Wednesday, 16 February 2011

Intervals - time machine

I've now got a few weeks worth of miles under my belt, so today I did some intervals. Me and another bloke where I work went out at lunchtime and did six lots of fast running for 2 minutes, separated by jogging for another 2 minutes.

Einstein's theory of relativity states that objects going close to the speed of light experience time differently to those that are not. I'm not an expert on relativity or travelling quickly, but time was certainly altered today.

Every time we started running the fast bits, the 2 minutes seemed to take ages. Whereas when we were running a lot more slowly, each 2 minutes was up before we'd even started to get our breath back.

On returning to work, I sent an email to the journal Science, so that others could benefit from my groundbreaking discovery. I'm hopeful that time travel can be developed based around the same concept.

For the rest of the afternoon, I had a lot to do, so stayed in my running kit and ran round the office, trying to slow my time so that I would have more time to complete the report I was working on. Unfortunately, I had to nip back to the computer every few minutes to type another word.

By home time, imagine my surprise when I realised I'd only done about 20 words. I was also very tired. I can only conclude that the time machine effect doesn't work inside buildings. I will let Science know about this first thing in the morning. Actually, it will have to be at 10am tomorrow, as I notice I've got a meeting with my boss and the head of HR first thing. Perhaps they're interested in getting more people to try my experiment, or maybe moving me to an outside office.

Albert Einstein relaxing after a hard set of 12x400m

Sunday, 13 February 2011

Navigation - where it's at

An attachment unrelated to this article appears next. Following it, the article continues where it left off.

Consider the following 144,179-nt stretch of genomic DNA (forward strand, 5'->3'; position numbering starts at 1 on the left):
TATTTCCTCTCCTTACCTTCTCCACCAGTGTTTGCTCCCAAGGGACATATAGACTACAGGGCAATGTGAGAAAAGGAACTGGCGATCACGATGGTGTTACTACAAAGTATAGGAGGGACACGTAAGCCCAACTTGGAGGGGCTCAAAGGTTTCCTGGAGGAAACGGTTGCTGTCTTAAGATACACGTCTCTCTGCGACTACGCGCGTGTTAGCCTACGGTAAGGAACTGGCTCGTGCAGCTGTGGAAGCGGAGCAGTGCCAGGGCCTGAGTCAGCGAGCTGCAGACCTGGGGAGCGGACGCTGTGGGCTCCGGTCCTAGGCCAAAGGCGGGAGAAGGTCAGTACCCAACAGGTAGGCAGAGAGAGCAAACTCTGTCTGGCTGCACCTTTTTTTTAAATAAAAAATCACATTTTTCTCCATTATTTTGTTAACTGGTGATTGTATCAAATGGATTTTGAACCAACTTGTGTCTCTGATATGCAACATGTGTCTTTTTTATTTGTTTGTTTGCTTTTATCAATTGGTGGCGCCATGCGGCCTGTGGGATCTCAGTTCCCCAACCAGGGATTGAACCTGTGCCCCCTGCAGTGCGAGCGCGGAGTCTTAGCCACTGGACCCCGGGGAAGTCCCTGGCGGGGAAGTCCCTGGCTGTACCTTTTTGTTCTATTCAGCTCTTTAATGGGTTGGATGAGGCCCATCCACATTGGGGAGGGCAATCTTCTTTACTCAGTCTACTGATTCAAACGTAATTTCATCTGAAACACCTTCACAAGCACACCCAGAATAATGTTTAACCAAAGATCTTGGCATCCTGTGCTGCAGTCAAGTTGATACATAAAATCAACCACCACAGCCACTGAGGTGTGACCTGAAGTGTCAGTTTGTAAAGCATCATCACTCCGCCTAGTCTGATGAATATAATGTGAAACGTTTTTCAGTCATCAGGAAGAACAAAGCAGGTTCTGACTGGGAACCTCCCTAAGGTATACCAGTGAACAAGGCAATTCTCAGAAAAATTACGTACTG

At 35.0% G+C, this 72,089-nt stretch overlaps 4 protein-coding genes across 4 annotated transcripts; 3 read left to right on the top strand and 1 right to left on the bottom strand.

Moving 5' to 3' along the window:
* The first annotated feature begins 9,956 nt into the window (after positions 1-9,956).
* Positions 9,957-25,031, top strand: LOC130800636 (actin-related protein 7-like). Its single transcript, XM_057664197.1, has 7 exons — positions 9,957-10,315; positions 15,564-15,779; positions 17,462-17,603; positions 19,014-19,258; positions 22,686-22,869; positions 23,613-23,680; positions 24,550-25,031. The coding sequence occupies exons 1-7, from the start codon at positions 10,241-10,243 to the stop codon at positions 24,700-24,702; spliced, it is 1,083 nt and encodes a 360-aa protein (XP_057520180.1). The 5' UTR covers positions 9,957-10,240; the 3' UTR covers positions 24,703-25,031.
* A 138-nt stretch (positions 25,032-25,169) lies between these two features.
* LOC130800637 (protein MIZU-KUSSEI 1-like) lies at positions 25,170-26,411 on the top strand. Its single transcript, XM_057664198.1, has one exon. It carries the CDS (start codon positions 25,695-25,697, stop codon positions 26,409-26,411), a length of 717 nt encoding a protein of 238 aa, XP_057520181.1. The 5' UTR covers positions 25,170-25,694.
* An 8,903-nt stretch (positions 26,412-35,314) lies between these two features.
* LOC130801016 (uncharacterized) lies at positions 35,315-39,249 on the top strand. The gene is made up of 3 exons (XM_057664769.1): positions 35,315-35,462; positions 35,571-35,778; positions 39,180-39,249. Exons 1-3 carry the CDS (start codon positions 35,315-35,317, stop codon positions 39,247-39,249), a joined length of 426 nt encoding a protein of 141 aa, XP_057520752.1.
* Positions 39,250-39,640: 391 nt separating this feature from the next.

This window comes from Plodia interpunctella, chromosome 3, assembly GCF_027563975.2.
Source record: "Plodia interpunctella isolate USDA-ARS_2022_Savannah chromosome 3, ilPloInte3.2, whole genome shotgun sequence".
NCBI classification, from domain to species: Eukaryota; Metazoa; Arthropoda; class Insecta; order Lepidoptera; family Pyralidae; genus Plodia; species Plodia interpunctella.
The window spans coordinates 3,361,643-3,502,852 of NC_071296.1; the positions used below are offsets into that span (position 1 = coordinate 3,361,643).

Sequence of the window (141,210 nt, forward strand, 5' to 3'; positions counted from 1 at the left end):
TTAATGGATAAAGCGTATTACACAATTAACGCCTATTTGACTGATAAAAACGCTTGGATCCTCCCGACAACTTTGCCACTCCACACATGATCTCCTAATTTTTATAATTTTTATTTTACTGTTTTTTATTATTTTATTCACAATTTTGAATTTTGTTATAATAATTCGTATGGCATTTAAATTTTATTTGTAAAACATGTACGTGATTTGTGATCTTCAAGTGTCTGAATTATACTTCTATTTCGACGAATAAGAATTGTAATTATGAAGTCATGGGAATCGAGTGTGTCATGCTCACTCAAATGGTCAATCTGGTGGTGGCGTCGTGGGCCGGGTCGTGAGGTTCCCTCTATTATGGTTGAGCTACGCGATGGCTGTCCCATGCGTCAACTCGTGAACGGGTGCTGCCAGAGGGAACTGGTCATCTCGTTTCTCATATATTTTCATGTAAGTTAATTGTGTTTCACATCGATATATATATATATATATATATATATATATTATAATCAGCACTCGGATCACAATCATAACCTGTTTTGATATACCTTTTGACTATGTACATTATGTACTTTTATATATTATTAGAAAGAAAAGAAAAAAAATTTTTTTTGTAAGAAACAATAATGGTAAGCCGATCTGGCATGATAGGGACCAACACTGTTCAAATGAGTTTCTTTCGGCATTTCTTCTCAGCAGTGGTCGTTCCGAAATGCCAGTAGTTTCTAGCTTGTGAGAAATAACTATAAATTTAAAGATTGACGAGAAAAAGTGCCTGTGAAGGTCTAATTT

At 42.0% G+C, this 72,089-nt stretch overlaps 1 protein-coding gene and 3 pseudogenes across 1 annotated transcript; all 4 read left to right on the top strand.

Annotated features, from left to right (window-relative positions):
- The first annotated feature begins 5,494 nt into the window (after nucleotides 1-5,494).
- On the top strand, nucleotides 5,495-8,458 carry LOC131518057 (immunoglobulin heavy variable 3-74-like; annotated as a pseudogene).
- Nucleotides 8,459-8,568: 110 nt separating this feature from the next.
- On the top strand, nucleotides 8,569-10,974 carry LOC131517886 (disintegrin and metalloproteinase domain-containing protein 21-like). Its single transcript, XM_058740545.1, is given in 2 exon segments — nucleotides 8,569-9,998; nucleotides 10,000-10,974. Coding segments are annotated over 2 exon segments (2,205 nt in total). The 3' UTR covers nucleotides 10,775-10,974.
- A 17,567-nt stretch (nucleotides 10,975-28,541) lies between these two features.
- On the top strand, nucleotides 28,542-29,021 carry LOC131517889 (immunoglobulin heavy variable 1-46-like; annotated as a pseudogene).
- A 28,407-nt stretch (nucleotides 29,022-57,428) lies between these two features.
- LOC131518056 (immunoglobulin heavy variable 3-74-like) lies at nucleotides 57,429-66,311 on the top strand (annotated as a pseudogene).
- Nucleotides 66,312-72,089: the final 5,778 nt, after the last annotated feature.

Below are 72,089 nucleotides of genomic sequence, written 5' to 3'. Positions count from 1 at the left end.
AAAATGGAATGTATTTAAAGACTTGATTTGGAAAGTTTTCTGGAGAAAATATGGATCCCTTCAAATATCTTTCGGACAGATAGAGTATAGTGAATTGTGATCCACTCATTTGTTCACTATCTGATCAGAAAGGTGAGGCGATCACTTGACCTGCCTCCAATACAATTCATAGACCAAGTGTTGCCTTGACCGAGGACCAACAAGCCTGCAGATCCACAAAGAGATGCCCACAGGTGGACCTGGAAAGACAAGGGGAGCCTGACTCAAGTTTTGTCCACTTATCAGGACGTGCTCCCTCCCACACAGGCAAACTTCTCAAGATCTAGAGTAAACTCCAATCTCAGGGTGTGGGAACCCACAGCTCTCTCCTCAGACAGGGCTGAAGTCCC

This was my first chance to sample some of the delights of my club's winter navigation challenges. This one started in Hayfield and went for a very nice meander around the local area taking in four wall/fence junctions and the like. In total, it was about 9 miles.

I've not got a great sense of direction so thought it would be a good chance to develop my navigational ability. I was set off as one of the last runners, on account of my fairly good running ability - when I'm fit and I know where I'm going. Unfortunately, today I wasn't and didn't. I was also telling as many people as would listen, that I did some more cycling hill reps yesterday, so I wasn't going to be setting a good pace.

I was set off with a team-mate Darren, who seems to be running well after missing some of last year's races for a variety of reasons. For the first mile, it was easy enough to follow Darren and not really worry about navigation. I was thinking that this was kind of cheating. So it was lucky that he then ran off into the distance and I had to do some proper map reading.

In the end (1 hour and 36 minutes later), I completed the event and was rewarded with soup and cake from various Pennine members. I'd really enjoyed it, but hadn't done very well. In handicap terms, I think I was dead last. Even looking at time taken, I was a long way off the leaders and those who I should be close to. Darren beat me by over 20 minutes - nice one Darren. I'm hoping this will serve as a baseline from which I'll work up in future navigational events.

My main learning from today is this:
  • Make navigational decisions while running uphill, even if they are a fair way ahead. I can read a map running uphill without having to slow down, but I can't do this downhill.